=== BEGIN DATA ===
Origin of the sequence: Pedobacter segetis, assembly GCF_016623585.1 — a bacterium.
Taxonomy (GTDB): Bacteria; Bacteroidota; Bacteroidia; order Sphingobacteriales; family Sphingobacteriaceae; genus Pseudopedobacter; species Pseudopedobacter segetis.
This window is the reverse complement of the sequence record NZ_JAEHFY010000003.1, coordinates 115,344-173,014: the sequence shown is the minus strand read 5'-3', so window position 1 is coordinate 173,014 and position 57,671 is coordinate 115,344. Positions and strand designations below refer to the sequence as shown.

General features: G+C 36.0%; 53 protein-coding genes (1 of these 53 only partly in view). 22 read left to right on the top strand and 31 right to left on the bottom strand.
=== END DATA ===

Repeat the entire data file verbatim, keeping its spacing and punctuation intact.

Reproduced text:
Origin of the sequence: Pedobacter segetis, assembly GCF_016623585.1 — a bacterium.
Taxonomy (GTDB): Bacteria; Bacteroidota; Bacteroidia; order Sphingobacteriales; family Sphingobacteriaceae; genus Pseudopedobacter; species Pseudopedobacter segetis.
This window is the reverse complement of the sequence record NZ_JAEHFY010000003.1, coordinates 115,344-173,014: the sequence shown is the minus strand read 5'-3', so window position 1 is coordinate 173,014 and position 57,671 is coordinate 115,344. Positions and strand designations below refer to the sequence as shown.

General features: G+C 36.0%; 53 protein-coding genes (1 of these 53 only partly in view). 22 read left to right on the top strand and 31 right to left on the bottom strand.